There is no mention of sanctification, for that is included in glory.

Grace is but young glory, and differs from glory as an infant doth from a man; therefore by degrees the Lord will have you enter upon your everlasting inheritance.”

–Thomas Manton, The Works of Thomas Manton, Vol. 13 (Carlisle, PA: Banner of Truth, 1870/2020), 13: 331.

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“The extraordinary kindness of Christ” by Thomas Manton

“I will pay my portion and share of thanks and respect. But this cannot be applied to this extraordinary kindness of Christ, for every man is indebted for the whole, not every man for a part of redemption.

God’s love to every one is infinite, and He hath paid an infinite price for thee, purchased an infinite happiness to thee.

His love to thee was without measure and bounds, so must thy thankfulness be to Him without stint and limit.

Though Christ died for others as well as thee, yet thou art bound to love Him no less than if it had been for thee alone.

He shed His whole blood for thee, and every drop was poured out for thy sake.”

–Thomas Manton, The Works of Thomas Manton, Vol. 2 (Carlisle, PA: Banner of Truth, 1870/2020), 2: 296–297.

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“Christ is the True Hero and I shall cling to Him” by Martin Luther

“Dear mother,

You know the real basis and foundation of your salvation, on which you must rest your confidence in this and all troubles, namely Jesus Christ, the cornerstone.

He will not waver or fail us, nor allow us to sink and perish, for He is the Saviour and is called the Saviour of all poor sinners, of all who face tribulation and death, of all who rely on Him and call on His name.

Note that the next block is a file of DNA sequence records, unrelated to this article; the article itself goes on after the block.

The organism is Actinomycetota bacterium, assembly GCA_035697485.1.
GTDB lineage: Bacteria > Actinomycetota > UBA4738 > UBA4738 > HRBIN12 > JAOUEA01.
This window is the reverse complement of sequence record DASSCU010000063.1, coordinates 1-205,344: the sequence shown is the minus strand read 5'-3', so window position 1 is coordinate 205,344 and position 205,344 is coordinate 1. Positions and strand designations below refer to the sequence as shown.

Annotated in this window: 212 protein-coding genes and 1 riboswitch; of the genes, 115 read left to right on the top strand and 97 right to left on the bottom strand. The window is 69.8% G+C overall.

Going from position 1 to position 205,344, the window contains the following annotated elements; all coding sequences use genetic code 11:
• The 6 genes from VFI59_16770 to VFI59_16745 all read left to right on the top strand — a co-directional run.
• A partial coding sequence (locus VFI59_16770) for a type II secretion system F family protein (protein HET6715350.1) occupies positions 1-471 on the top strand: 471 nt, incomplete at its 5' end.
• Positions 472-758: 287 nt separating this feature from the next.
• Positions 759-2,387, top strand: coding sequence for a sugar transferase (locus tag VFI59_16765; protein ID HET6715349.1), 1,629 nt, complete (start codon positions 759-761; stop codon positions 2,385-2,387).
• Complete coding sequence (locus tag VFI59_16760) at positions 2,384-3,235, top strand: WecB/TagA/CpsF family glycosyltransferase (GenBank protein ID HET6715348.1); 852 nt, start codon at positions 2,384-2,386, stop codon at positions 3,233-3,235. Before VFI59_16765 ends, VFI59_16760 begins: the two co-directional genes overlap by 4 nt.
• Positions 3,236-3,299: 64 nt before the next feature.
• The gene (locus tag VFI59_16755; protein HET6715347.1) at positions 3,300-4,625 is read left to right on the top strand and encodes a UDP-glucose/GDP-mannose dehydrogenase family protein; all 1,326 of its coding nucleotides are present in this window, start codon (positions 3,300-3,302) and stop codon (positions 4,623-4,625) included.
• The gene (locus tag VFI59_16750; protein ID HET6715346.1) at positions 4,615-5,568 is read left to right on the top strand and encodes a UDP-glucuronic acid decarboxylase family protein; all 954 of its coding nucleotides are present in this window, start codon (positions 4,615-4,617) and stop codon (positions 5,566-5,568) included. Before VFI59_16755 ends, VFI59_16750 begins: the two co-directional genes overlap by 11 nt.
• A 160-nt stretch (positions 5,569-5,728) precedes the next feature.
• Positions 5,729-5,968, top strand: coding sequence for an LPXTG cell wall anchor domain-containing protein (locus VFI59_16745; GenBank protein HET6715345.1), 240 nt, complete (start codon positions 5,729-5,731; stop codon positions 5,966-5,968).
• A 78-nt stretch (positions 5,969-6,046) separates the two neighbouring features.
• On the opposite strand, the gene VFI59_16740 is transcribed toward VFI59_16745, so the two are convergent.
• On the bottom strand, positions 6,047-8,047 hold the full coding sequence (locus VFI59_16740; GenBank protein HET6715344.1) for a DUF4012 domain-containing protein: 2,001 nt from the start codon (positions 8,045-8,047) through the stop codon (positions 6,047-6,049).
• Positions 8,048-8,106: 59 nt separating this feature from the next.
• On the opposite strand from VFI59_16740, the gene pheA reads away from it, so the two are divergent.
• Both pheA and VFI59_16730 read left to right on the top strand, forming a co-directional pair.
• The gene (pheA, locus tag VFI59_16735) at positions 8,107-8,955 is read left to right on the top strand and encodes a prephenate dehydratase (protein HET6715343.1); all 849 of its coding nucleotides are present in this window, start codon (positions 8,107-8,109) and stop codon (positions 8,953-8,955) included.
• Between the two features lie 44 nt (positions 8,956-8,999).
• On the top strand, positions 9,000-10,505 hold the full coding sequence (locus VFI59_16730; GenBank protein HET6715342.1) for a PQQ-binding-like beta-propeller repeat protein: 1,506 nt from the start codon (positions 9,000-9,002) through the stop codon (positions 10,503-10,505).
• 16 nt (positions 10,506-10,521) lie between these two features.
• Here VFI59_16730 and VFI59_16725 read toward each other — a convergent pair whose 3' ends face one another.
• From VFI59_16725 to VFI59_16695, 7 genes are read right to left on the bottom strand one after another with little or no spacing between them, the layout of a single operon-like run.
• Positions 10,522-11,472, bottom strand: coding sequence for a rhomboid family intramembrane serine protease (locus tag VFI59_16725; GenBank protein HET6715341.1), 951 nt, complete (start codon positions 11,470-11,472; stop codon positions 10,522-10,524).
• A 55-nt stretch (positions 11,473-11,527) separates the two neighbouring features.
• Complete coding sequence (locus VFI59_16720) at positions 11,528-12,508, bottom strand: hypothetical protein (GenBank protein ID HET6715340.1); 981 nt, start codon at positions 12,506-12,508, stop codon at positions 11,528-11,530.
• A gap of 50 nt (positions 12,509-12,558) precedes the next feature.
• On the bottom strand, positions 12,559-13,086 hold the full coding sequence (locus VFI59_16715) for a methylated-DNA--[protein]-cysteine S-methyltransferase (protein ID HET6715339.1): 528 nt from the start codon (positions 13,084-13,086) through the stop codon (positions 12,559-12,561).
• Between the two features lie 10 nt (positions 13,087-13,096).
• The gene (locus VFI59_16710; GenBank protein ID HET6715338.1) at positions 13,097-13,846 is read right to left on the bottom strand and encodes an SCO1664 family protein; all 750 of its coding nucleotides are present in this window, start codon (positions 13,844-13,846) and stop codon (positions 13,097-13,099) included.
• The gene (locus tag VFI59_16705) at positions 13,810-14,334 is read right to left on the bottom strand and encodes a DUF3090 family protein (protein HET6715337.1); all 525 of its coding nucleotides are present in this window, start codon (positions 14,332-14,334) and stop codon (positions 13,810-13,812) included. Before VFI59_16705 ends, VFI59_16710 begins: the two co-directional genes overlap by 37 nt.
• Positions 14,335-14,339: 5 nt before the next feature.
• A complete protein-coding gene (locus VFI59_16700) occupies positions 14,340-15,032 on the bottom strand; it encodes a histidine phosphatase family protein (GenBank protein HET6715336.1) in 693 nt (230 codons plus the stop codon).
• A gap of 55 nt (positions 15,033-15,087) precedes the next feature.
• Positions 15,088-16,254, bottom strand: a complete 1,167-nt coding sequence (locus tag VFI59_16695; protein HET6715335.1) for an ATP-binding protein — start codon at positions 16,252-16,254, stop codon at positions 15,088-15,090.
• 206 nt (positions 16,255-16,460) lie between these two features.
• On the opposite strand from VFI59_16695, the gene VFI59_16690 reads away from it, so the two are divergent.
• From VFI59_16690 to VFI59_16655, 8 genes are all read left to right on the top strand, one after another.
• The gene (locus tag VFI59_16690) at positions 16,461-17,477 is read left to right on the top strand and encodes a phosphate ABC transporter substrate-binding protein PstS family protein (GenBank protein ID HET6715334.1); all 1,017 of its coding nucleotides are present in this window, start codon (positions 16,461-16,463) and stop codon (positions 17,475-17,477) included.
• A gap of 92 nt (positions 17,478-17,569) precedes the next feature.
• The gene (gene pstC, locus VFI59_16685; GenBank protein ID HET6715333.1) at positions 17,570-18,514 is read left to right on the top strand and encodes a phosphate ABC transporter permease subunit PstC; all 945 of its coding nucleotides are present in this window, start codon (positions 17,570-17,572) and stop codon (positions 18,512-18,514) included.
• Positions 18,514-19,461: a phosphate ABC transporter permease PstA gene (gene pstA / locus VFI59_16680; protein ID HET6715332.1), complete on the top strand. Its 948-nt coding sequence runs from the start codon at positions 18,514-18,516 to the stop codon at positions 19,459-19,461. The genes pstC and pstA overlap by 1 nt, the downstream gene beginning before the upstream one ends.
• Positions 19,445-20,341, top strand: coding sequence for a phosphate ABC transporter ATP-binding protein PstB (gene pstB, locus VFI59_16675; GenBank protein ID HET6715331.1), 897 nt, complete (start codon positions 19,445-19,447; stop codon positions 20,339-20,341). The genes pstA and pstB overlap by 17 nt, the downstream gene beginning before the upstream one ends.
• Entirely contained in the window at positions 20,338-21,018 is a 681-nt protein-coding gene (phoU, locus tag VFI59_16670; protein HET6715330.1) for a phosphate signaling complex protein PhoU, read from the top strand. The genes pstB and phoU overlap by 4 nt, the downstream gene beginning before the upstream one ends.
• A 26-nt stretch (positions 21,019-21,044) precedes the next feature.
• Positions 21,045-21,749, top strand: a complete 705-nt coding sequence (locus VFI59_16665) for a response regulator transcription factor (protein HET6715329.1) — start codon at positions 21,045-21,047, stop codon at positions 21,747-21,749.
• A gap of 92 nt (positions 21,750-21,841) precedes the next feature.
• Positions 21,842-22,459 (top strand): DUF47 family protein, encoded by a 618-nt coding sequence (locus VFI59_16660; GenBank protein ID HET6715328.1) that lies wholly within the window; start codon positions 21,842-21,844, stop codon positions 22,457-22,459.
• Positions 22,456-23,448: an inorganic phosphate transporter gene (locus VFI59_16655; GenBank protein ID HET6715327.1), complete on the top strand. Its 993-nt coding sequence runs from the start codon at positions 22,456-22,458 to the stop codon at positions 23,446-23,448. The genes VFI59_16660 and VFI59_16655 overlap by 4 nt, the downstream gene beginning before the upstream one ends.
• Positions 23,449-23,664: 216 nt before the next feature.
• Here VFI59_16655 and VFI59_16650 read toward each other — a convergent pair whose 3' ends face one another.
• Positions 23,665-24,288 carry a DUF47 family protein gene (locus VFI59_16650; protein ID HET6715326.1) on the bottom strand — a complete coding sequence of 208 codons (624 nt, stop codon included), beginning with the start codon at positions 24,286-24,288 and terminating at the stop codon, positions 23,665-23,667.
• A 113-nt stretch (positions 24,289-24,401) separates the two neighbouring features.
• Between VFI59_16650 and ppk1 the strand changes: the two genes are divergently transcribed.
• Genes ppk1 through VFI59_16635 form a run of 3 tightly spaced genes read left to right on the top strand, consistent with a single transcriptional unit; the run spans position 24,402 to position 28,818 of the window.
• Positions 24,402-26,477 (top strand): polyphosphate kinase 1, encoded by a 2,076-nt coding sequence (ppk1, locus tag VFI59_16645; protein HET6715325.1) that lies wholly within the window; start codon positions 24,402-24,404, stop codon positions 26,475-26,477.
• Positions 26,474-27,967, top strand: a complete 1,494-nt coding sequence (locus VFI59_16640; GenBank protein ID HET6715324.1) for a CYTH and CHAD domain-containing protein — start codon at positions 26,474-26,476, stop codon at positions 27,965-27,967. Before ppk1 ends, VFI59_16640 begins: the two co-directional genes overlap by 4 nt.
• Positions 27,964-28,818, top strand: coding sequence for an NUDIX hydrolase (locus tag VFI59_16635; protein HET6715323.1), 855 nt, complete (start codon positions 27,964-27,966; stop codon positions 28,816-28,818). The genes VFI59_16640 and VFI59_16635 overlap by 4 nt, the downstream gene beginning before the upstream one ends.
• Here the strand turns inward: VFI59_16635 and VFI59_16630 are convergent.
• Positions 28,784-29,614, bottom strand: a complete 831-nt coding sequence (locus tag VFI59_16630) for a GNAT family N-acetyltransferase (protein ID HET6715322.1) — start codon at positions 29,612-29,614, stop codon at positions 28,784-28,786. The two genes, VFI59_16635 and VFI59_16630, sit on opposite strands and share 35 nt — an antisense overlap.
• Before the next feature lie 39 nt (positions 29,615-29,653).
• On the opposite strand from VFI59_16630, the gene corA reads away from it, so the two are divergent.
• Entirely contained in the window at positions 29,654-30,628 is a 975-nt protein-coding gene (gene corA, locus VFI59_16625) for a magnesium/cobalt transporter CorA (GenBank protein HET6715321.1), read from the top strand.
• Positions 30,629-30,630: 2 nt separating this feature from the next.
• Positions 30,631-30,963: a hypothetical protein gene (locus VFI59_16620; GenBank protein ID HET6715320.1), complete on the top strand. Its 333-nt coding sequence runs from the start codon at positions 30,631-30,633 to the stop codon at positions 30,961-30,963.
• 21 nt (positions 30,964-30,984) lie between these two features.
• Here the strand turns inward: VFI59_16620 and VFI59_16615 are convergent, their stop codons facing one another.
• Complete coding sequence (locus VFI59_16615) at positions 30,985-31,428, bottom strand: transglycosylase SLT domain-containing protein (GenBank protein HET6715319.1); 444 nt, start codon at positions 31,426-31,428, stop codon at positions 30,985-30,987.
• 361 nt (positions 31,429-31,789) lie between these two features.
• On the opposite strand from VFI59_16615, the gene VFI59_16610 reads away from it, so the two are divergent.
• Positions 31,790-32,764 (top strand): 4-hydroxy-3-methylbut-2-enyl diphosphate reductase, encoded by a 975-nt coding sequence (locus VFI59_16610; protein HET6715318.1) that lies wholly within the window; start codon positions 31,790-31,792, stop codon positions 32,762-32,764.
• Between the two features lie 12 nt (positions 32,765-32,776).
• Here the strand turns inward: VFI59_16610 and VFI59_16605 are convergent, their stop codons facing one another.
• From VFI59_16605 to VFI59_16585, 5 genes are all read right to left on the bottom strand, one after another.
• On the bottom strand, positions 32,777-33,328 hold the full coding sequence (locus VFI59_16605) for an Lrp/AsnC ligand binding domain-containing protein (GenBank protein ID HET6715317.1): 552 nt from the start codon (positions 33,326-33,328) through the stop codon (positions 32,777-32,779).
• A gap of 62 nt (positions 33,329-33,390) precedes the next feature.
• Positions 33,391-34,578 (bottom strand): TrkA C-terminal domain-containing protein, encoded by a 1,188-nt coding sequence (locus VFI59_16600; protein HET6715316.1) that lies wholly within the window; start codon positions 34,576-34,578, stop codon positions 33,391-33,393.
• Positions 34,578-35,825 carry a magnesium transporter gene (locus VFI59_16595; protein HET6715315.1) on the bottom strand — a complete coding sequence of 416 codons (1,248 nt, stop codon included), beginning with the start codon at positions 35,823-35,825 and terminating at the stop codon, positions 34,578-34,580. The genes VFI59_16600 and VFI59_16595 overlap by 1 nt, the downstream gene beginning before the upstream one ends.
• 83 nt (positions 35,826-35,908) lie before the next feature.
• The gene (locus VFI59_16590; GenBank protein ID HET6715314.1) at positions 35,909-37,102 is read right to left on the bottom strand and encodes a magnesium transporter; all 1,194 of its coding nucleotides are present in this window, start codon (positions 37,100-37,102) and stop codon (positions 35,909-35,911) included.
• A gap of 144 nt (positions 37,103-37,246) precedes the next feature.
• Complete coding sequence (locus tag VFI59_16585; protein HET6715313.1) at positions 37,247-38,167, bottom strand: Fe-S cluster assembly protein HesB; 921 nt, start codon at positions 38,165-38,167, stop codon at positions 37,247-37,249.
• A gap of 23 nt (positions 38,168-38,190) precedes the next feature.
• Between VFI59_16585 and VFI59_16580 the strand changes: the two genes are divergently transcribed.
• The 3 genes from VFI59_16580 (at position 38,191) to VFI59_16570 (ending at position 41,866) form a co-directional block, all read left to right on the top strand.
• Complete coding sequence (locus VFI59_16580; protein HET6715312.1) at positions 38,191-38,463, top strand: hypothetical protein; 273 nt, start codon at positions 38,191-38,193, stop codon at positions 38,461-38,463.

He says, “Be of good cheer; I have overcome the world.” (John 16:33)

If He has overcome the world, surely He has overcome the prince of this world with all His power. And what is His power but death, with which He has made us subject to Him, captives on account of our sin?

But now that death and sin are overcome, we may joyfully and cheerfully listen to the sweet words, “Be of good cheer; I have overcome the world.”

And we must not doubt that they are certainly true. More than that, we are commanded to accept their comfort with joy and thanksgiving.

Whoever is unwilling to be comforted by these words does the greatest injustice and dishonor to the Comforter— as if it were not true that He bids us to be of good cheer, or as if it were not true that He has overcome the world.

If we act thus, we only restore within ourselves the tyranny of the vanquished devil, sin, and death, and we oppose the dear Saviour. From this may God preserve us!

Therefore, let us rejoice with all assurance and gladness. Should any thought of sin or death frighten us, let us lift up our hearts and say:

“Behold, dear soul, what are you doing? Dear death, dear sin, how is it that you are alive and terrify me? Do you not know that you have been overcome?

Do you, death, not know that you are quite dead? Do you not know the One who has said of you, I have overcome the world?

It does not behoove me to listen to or heed your terrifying suggestions. I shall pay attention only to the cheering words of my Saviour, ‘Be of good cheer, be of good cheer; I have overcome the world.’

He is the Conqueror, the true Hero, who in these words, ‘Be of good cheer,’ gives me the benefit of his victory. I shall cling to Him.

To His words and comfort I shall hold fast. Whether I remain here or go yonder, He will not forsake me.

You would like to deceive me with your false terrors, and with your lying thoughts you would like to tear me away from such a Conqueror and Saviour.

But they are lies, as surely as it is true that He has overcome you and commanded us to be comforted.”